But for reasons we are not given to understand as finite beings, the inbreaking of the Kingdom isn’t a story of steady and relentless progress. We are indeed visionary creatures, full of desire for better selves and better worlds, but we are also finite and fallible, complicated mixtures of mud and spirit. We have our limits. We don’t always know the right thing, or when we think we know, we don’t do it, or can’t do it. Or by the time we do, maybe it’s no longer the right thing. 

Good motives tend to produce mixed outcomes. And as for bad things, Scripture tells us that a creative God can make a silk purse from a sow’s ear. Historical existence is complicated. It’s messy. A lot of the time we’re just guessing. We have to learn not to fall in love with outcomes, or get too attached to our ideas of the best future. Our God is a God of surprises, and most of our maps to the Promised Land turn out to be illusions, or at least out of date. 

In the late 18th century, the French Revolution stirred the imagination of Europe with a sense of immense possibility. Looking back on 1789 twenty-five years later, French observer Thomas Noon Talfourd described the incredible excitement in the air:

“Every faculty of the mind was awakened,” he said, “every feeling raised to an intenseness of interest, every principle and passion called into superhuman exertions. At one moment, all was hope and joy and rapture; the corruption and iniquity of ages seemed to vanish like a dream; the unclouded heavens seemed once more to ring with the exulting chorus of peace on earth and good-will to men … The most brilliant hopes were cherished … and fresh prospects were daily opening which … filled us with painful delight and with giddy rapture.”[iii]

G.W.F. Hegel, the great German idealist, was 19 years old when that revolution happened. “It was a glorious dawn,” he recalled later. “All thinking beings shared in the jubilation of the epoch. A sublime emotion ruled that age, and enthusiasm of the spirit thrilled through the world, as though the time were now come of the actual reconciliation of God with the world.”[iv]

When the English poet William Wordsworth was a young man, he went to France to begin a walking tour in the summer of 1790, when revolutionary spirits were still high. “Bliss was it in that dawn to be alive,” he wrote, “France standing on the top of golden hours, / And human nature seeming born again.”[v]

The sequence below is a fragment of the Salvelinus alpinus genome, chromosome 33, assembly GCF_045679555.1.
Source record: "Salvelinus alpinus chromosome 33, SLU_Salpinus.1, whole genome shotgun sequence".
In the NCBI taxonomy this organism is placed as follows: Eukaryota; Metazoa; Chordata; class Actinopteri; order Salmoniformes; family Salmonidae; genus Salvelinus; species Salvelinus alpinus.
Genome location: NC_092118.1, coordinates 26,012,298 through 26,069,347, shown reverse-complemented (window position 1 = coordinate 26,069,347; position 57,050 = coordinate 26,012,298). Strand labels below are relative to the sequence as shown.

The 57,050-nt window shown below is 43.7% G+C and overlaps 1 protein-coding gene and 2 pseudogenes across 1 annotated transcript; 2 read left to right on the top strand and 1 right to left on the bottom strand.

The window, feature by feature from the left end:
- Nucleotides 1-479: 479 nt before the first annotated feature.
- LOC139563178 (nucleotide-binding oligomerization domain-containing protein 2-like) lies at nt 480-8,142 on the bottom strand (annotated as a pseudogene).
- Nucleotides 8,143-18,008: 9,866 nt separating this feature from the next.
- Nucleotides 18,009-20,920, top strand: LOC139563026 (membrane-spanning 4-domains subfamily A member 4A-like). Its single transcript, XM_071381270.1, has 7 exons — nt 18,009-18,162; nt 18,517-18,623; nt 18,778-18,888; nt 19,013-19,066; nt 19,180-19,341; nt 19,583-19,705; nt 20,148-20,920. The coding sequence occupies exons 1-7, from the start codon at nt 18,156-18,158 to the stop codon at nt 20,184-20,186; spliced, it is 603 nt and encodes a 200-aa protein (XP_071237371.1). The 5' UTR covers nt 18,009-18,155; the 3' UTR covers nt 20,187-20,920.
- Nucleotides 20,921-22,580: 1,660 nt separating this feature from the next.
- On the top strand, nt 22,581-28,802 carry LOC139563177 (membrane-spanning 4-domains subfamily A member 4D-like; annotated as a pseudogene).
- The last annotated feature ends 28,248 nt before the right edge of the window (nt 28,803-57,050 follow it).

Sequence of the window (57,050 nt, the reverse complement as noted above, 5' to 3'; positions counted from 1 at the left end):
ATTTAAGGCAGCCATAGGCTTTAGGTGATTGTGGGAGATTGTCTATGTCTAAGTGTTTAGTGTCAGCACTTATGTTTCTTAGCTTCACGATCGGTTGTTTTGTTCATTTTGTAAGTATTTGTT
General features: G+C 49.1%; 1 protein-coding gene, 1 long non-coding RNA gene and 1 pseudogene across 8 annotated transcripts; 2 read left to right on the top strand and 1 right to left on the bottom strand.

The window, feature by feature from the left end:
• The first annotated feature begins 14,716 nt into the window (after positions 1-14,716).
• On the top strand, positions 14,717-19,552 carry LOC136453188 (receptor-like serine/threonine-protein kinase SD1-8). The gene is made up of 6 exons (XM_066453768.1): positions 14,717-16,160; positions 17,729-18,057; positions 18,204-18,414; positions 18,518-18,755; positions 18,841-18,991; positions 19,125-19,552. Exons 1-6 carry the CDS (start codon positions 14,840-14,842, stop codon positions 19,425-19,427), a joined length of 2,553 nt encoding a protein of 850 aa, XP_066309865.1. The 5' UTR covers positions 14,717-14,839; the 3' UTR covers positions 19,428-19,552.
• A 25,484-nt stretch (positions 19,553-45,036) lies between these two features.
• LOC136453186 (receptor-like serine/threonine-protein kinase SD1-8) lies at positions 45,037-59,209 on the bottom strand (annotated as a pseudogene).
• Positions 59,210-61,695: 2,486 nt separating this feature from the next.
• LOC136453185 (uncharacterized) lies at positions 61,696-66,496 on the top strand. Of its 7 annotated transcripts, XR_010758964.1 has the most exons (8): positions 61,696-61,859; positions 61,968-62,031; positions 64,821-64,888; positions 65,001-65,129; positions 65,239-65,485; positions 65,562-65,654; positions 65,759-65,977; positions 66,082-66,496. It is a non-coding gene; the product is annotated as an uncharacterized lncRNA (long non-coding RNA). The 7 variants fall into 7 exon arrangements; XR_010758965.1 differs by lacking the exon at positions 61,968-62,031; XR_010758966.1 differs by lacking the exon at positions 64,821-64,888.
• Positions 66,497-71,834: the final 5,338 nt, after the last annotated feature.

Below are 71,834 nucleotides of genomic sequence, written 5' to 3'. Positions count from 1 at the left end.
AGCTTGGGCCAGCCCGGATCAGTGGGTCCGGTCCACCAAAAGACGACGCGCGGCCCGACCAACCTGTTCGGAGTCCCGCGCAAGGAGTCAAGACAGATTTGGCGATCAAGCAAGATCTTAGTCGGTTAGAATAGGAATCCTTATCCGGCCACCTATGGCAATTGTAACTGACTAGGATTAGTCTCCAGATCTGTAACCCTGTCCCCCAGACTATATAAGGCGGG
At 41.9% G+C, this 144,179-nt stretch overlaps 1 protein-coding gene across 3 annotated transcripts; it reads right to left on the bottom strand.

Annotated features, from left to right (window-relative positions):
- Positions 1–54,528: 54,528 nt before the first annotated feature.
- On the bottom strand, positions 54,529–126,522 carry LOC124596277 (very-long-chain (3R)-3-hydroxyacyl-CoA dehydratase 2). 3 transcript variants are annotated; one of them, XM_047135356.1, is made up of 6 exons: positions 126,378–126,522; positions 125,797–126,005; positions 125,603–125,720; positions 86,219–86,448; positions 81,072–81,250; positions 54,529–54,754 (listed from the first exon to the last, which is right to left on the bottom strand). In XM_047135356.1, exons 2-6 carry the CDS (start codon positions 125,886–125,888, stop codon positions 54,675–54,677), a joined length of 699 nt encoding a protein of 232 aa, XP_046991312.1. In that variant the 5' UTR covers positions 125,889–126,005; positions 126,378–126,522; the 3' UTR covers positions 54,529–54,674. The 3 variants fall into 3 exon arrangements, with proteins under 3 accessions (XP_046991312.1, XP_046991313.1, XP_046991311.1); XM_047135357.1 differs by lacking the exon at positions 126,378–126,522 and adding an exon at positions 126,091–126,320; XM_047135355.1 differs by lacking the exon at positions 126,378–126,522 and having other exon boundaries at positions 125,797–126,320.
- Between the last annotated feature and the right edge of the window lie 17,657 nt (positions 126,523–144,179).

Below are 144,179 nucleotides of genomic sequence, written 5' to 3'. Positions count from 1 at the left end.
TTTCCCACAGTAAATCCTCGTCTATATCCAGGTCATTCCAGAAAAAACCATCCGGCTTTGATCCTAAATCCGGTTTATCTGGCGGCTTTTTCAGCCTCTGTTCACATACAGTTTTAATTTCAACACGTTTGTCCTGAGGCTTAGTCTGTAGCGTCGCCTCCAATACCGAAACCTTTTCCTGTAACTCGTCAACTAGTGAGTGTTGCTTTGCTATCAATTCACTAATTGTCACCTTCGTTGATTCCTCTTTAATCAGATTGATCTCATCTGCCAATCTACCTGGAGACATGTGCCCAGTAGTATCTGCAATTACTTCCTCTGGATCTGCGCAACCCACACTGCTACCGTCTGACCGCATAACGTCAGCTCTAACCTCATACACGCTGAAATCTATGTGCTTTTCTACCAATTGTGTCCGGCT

Those among us who came of age in the 1960s may remember the same exhilaration of being young and idealistic in a time of great upheaval and daring dreams. We had our “brilliant hopes” and “sublime emotion,” our visions of a new world emerging from the ruins of the old. 

But we would soon discover that a reborn humanity, reconciled to the purposes of God, was not so easily achieved. So too did the young Wordsworth grow disenchanted with the French Revolution’s dark side. The Kingdom of God may work through the movements of history, but it is not identical with them. To confuse God and history is idolatry. Misplaced hope is worship of the wrong thing.

Fifteen years after his tour of revolutionary France, Wordsworth wrote his epic poem, The Prelude, a spiritual biography of his generation of Romantics and idealists. In Book VI of The Prelude, he explored his personal struggle with hope and disillusionment through the narrative of his excursion through France to the Alps. Making his way south, he feasted and danced with happy revolutionaries, tasting the bliss of their new world. As he put it, he “found benevolence and blessedness / Spread like a fragrance everywhere, like Spring.”[vi]

But when he reached the Alps, he saw a troop of French soldiers plunder a peaceful mountain convent in the name of revolution and freedom from the oppression of religion. Actually, this desecration occurred two years later. But Wordsworth inserts it into his poem to dramatize with this single illustration his more gradual internal process of disappointment with the Revolution’s betrayal of his generation’s hopes.

In the poem, Wordsworth is shocked to witness the soldiers’ destruction of the convent and the expulsion of its “blameless inmates.” The revolutionary sword wields no justice in this act, only negation. The convent, a precious habitation of calm and spirit, set apart to remember eternity, perishes in a world gone mad.

As a disillusioned Wordsworth climbed higher in the Alps, he struggled with despair. He felt “inwardly oppress’d” by an “utter loss of hope itself, / And things to hope for.”[vii] (A loss of “things to hope for.” That is so 2020!) With the Revolution descending into the maelstrom of violence and naked power, where could he look for the true apocalypse that would break the power of the fallen world, renovate humanity, and restore the earthly paradise?